Step 4: Turn Panels into a Pillow Now, using your favorite method, adding a zipper or not, turn these panels into a pillow.  I like to add a zipper and make all of my holiday pillowcases the same size because I have one pillow form I recover for each holiday instead of having loads of little pillows I can only use for a short time each year.

More Gifting: Elastic Mason Jar Toppers

Those of you who have sewn with me know I love to garden and make preserves, too.  This year I canned a lot:  marinara sauce, pickled green tomatoes, roasted red pepper spread (the best thing I made this year), peach salsa, peach butter, jalapeno jelly, orange marmalade, and blackberry jam.  Spoiler alert:  if you invite me to your house this holiday season you’ll probably receive a few of these!

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I like to cover my jars a few ways, but my favorite is with an elastic jar topper.  They use up remnants and present your preserves perfectly.  Plus, it allows you to remove the ring so you can use it again.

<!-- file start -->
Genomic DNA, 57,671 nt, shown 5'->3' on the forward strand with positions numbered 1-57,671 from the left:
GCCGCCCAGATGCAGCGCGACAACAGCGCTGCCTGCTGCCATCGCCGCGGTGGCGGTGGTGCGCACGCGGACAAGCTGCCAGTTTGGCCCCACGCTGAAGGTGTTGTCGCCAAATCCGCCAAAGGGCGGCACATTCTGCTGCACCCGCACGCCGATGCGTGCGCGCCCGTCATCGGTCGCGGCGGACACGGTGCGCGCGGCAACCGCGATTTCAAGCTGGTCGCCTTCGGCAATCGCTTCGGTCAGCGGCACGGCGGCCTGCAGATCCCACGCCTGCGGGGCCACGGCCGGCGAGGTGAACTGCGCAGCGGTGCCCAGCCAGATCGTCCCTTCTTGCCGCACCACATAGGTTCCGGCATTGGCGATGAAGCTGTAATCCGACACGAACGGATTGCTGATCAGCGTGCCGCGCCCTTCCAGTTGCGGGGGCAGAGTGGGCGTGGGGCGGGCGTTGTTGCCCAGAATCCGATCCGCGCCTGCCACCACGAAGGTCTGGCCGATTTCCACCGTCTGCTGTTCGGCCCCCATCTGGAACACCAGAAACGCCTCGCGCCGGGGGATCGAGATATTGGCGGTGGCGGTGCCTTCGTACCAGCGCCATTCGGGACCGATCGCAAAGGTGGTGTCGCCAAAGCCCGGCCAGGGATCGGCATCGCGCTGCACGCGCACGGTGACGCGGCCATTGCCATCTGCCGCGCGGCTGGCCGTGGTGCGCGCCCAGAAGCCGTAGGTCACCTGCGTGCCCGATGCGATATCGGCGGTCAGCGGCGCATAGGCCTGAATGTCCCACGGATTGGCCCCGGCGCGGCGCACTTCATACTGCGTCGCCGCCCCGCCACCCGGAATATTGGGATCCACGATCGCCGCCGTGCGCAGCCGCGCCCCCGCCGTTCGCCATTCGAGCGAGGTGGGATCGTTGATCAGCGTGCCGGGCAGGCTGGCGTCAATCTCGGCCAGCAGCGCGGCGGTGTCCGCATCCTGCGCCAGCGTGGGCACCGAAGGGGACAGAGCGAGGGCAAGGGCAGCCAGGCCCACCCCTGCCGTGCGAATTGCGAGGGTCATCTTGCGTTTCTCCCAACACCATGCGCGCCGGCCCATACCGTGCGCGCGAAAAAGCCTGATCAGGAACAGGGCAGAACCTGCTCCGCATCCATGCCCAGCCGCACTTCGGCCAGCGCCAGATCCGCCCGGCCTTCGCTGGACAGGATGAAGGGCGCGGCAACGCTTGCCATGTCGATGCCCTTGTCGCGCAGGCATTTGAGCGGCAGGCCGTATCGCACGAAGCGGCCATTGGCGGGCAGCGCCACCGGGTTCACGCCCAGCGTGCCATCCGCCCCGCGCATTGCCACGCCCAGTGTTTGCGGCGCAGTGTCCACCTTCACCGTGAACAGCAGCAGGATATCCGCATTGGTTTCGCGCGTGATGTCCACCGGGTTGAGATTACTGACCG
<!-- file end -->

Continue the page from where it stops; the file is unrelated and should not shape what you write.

This is a great project for advanced beginner sewing. The skills you will develop by sewing these bags are:

  • cutting circles
  • sewing in a circle (sewing around)
  • sewing with elastic thread

Supplies needed:

  • your basic sewing supplies
  • woven fabric remnants of two different fabrics
  • elastic thread (I like Gutermann)
  • optional: 1/4″ elastic (in case you have difficulty shirring with your drop-in bobbin machine)
  • circle elastic jam jar templates PDF

ALL SEAM ALLOWANCES ARE 1/4″

Step one:  Cut Circles

Place fabrics right sides together (place a couple of pins if you don’t want the fabric wiggling).  Use the template, draw a circle with a protractor or find a plate/tin, etc. to trace.  Cut two circles; one from each fabric.  For wide mouth you will need a 7.5″ circle, for small mouth, you will need a 6.5″ circle.

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Step 2: Sew Circle

Keeping circles right sides together, sew all the way around, leaving a small space for turning.

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Step 3: Turn Right-Side-Out

Clip notches into fabrics and turn right side out and press.

Notches will prevent buckling as it removes the excess fabric before turning it right side out.

Notches will prevent buckling as it removes the excess fabric before turning it right side out.